Next thing you know a little bird flies into your field of view, which you perceive as a postural threat. This is because your eyes were not in the center of the globe—potentially due to the square wave jerk you had from loss of superior collicular activation of Omnipause neurons. Omnipause neurons inhibit saccadic burst neurons. Due to the loss of inhibition from the omnipause neurons, you may be experiencing saccadic intrusions, and this affects your ability to know where your head and neck are in space. You can develop cervicogenic headaches, changes in feedback from muscle spindles in the cervical spine that further aggravates the situation.
Your head/neck may feel like it’s going to explode after a trivial visual stimulus.
- If your head feels like it is full with pressure exploding from the inside out, there is usually underlying dysautonomia.
- If your head feels like it is being compressed from the outside in, there is usually a biomechanics cause.
Think about the scenario above and image how anxiety-provoking it would be if that were happening to you all day everyday. The cycle of pain, anxiety, fatigue, dizziness, over-stimulation and other symptoms could continue until you find the right provider who can make sense of what is going on with you.
Not only are the central vestibular connections affected, but also the integration between numerous other circuits. These circuits are the cervical spine afferents, vestibular nuclei, vestibular autonomic, spino-oculomotor connections, trigeminal-oculomotor proprioceptive feedback, vagal-autonomic, brain-gut connections and higher order processing above the thalamus.
When you really break it down, the brainstem connections that go up into the cortex and also down into the cord become affected. The midline regions of the cerebellum and the integration of your spinal stability become dysfunctional as well. This leads to instability in your midline musculature that allows you to stabilize your body as you move your center of pressure. All of this contributes to your symptoms of headaches, neck pain, spinal instability, stiffness, gait changes, head pressure, dizziness, vertigo and light-headed sensations. Don’t forget that many of the limbic regions of the brain are midline, and also get affected. The midline regions of your brain got rung out like a wet towel. You look fine on the outside, but on the inside the major hubs are not communicating with each other. This means that you are unable to navigate your world effectively, along with being unaware of where your body is in space. This leads to difficulty performing tasks such as running, walking, and even breathing!
One mechanism that I see affected in the vast majority of my post-concussion patients is breathing.
The breathing mechanics become dysfunctional from changes in central pattern generators in the brainstem. The centers that reflexively allow you to expand your ribs and get oxygen can be injured in TBI. Your brain needs oxygen in order to function optimally and to heal. This could be one reason that people chose to go to clinics with hyperbaric oxygen to help them recover.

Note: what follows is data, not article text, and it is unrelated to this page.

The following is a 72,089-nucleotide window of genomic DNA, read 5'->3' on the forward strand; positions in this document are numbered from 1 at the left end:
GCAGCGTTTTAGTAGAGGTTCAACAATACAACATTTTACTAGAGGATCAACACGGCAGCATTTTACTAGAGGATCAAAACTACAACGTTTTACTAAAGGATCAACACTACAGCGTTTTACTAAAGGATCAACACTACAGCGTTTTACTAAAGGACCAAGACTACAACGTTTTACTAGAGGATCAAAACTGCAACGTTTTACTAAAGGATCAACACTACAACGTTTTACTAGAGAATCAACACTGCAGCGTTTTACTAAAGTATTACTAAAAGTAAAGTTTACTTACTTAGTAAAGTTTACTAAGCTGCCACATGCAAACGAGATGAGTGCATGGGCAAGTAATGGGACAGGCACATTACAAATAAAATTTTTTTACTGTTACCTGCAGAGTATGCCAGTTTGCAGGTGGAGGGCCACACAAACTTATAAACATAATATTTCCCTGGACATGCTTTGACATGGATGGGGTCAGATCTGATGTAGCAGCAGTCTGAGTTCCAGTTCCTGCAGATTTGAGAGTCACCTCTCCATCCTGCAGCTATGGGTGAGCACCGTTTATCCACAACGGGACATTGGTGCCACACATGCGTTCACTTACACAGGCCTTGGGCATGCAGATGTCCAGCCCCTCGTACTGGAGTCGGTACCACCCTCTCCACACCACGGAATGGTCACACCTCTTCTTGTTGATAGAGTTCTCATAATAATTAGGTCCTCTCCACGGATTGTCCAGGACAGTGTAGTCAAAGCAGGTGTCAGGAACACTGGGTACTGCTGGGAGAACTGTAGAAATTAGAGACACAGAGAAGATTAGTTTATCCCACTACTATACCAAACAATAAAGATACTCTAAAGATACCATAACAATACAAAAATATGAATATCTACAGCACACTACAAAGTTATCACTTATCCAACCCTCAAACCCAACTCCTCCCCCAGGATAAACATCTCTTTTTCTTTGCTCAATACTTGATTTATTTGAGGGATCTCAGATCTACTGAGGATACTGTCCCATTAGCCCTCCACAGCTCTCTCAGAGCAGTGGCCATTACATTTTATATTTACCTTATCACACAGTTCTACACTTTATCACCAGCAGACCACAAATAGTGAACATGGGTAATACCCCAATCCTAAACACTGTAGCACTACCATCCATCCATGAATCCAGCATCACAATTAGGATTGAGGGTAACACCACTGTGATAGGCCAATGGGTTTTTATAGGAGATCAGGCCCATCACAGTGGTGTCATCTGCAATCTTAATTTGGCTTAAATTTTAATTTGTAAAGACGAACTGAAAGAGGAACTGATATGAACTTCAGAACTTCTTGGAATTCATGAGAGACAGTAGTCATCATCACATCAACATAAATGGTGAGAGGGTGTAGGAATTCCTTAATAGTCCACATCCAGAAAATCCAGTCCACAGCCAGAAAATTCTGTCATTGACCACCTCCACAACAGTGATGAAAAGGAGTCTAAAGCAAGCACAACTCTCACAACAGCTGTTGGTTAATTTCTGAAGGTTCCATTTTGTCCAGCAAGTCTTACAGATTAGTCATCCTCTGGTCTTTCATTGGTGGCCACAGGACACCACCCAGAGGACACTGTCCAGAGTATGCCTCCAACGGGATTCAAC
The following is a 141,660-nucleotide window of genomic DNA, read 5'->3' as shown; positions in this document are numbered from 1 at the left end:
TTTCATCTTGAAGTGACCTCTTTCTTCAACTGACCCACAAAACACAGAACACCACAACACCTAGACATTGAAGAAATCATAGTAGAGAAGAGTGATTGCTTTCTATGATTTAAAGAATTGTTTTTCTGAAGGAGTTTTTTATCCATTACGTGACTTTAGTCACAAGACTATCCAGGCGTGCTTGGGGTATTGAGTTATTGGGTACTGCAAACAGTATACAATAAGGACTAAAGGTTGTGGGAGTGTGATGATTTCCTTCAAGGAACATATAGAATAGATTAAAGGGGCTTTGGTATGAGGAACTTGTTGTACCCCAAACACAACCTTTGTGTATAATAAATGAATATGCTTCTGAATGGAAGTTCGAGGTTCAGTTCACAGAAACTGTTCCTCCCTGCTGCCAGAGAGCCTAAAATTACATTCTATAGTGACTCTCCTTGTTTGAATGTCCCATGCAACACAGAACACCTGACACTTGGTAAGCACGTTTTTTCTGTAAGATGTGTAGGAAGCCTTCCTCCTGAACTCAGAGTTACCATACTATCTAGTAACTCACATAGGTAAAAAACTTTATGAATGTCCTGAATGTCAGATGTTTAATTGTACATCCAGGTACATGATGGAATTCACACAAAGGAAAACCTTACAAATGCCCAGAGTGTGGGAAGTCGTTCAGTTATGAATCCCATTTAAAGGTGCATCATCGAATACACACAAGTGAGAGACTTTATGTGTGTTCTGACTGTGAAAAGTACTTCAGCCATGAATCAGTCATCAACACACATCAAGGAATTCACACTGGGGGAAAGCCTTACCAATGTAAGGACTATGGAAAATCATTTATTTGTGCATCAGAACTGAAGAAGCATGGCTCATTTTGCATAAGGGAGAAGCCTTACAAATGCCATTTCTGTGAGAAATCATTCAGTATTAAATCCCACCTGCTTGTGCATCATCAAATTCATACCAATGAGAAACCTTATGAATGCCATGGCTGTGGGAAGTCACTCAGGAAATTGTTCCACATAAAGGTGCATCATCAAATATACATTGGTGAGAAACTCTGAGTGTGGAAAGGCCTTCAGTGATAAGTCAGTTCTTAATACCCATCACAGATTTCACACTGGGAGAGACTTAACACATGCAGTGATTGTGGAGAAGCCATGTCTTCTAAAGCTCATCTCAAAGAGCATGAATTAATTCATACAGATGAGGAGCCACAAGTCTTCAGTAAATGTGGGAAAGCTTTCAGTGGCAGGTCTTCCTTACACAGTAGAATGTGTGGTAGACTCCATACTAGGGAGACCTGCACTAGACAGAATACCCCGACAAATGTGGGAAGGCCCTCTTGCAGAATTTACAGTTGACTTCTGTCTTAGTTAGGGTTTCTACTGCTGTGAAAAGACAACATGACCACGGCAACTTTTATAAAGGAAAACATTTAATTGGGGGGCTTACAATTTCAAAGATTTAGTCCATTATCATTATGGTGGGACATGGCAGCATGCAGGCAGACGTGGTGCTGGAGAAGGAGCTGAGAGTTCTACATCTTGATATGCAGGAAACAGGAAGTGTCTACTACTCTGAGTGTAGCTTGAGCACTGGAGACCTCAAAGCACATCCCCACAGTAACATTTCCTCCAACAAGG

A lot of the rehab we perform at my clinic is around getting optimal autonomic function, improved breathing mechanics and oxygenation.
The reason behind this may be attributable to the fact that the region of the brainstem that allows you to know where you are in space is right next to the autonomic region in the pontomedullary reticular formation.
For example, if you develop hypoxia to your cerebellum, you could experience down-beating nystagmus, increased gain of your VOR, or tonic deviations of the eyes upward from vestibular disinhibition. This means that your cerebellum and its purkinje neurons are not able to modulate the vestibular nuclei, which leads to centrally mediated vestibular dysfunction from dysautonomia caused by your brain injury.
Many of the patients we see develop POTS and dysautonomia with visual/vestibular symptoms post concussion. These types of issues do not always fit into the main vestibular dysfunctions like BPPV, Meniere’s, Vestibular Migraine, Vestibular Neuritis, Phobic Postural Vertigo or MdDs. Traumatic Brain Injury-induced vestibular, visual and proprioceptive dysfunction is quite complex and doesn’t follow textbook protocol as each person is biochemically unique and may present with previous underlying co-morbidities. This is why in addition to neuro-rehabilitation, our clinic believes it is important to address your nutrition and run comprehensive lab work. We also address underlying brain-based inflammation and microglia priming with non-invasive low-level cranial laser. By addressing inflammation and providing the brain with optimal nutrition and fatty acids, this allows our neuro-rehabilitation to build plasticity.
The autonomic system may become dysregulated from trauma. If this occurs, one may see a decrease in venous return along with pooling of blood in the pelvis and legs due to improper vasoconstriction and dilation. This may lead to the feeling of light-headedness, syncope, and/or brain fog.